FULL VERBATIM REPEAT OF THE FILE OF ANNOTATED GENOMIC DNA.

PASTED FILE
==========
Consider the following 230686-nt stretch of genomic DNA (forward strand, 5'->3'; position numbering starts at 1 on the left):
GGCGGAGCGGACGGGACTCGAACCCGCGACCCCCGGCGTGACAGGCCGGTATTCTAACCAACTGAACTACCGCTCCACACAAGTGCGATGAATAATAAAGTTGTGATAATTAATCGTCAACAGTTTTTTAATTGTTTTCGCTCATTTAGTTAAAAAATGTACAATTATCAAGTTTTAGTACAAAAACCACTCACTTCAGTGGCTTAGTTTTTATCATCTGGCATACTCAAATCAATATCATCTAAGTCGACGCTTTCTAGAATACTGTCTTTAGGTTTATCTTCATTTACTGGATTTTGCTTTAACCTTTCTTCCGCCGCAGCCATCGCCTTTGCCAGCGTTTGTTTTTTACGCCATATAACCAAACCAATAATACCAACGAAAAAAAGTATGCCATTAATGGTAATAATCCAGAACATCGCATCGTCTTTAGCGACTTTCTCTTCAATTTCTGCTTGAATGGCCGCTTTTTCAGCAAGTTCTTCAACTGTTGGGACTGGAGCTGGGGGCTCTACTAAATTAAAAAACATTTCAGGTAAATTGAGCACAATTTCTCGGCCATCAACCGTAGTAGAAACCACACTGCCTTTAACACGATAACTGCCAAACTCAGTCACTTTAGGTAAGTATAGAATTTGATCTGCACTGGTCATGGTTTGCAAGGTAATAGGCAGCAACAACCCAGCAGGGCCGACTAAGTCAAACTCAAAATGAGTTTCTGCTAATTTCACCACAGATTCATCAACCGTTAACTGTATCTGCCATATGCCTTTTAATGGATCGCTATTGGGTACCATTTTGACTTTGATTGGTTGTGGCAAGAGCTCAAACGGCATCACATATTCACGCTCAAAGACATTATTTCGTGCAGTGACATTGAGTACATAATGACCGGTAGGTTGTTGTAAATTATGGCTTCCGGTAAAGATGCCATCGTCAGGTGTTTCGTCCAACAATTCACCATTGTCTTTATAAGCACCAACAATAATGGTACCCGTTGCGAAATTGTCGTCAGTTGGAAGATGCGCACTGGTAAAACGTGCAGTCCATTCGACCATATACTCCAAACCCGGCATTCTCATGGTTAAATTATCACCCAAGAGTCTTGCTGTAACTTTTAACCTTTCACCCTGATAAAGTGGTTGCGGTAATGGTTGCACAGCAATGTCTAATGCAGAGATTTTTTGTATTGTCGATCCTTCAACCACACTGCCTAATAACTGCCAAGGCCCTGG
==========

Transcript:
Consider the following 230686-nt stretch of genomic DNA (forward strand, 5'->3'; position numbering starts at 1 on the left):
GGCGGAGCGGACGGGACTCGAACCCGCGACCCCCGGCGTGACAGGCCGGTATTCTAACCAACTGAACTACCGCTCCACACAAGTGCGATGAATAATAAAGTTGTGATAATTAATCGTCAACAGTTTTTTAATTGTTTTCGCTCATTTAGTTAAAAAATGTACAATTATCAAGTTTTAGTACAAAAACCACTCACTTCAGTGGCTTAGTTTTTATCATCTGGCATACTCAAATCAATATCATCTAAGTCGACGCTTTCTAGAATACTGTCTTTAGGTTTATCTTCATTTACTGGATTTTGCTTTAACCTTTCTTCCGCCGCAGCCATCGCCTTTGCCAGCGTTTGTTTTTTACGCCATATAACCAAACCAATAATACCAACGAAAAAAAGTATGCCATTAATGGTAATAATCCAGAACATCGCATCGTCTTTAGCGACTTTCTCTTCAATTTCTGCTTGAATGGCCGCTTTTTCAGCAAGTTCTTCAACTGTTGGGACTGGAGCTGGGGGCTCTACTAAATTAAAAAACATTTCAGGTAAATTGAGCACAATTTCTCGGCCATCAACCGTAGTAGAAACCACACTGCCTTTAACACGATAACTGCCAAACTCAGTCACTTTAGGTAAGTATAGAATTTGATCTGCACTGGTCATGGTTTGCAAGGTAATAGGCAGCAACAACCCAGCAGGGCCGACTAAGTCAAACTCAAAATGAGTTTCTGCTAATTTCACCACAGATTCATCAACCGTTAACTGTATCTGCCATATGCCTTTTAATGGATCGCTATTGGGTACCATTTTGACTTTGATTGGTTGTGGCAAGAGCTCAAACGGCATCACATATTCACGCTCAAAGACATTATTTCGTGCAGTGACATTGAGTACATAATGACCGGTAGGTTGTTGTAAATTATGGCTTCCGGTAAAGATGCCATCGTCAGGTGTTTCGTCCAACAATTCACCATTGTCTTTATAAGCACCAACAATAATGGTACCCGTTGCGAAATTGTCGTCAGTTGGAAGATGCGCACTGGTAAAACGTGCAGTCCATTCGACCATATACTCCAAACCCGGCATTCTCATGGTTAAATTATCACCCAAGAGTCTTGCTGTAACTTTTAACCTTTCACCCTGATAAAGTGGTTGCGGTAATGGTTGCACAGCAATGTCTAATGCAGAGATTTTTTGTATTGTCGATCCTTCAACCACACTGCCTAATAACTGCCAAGGCCCTGG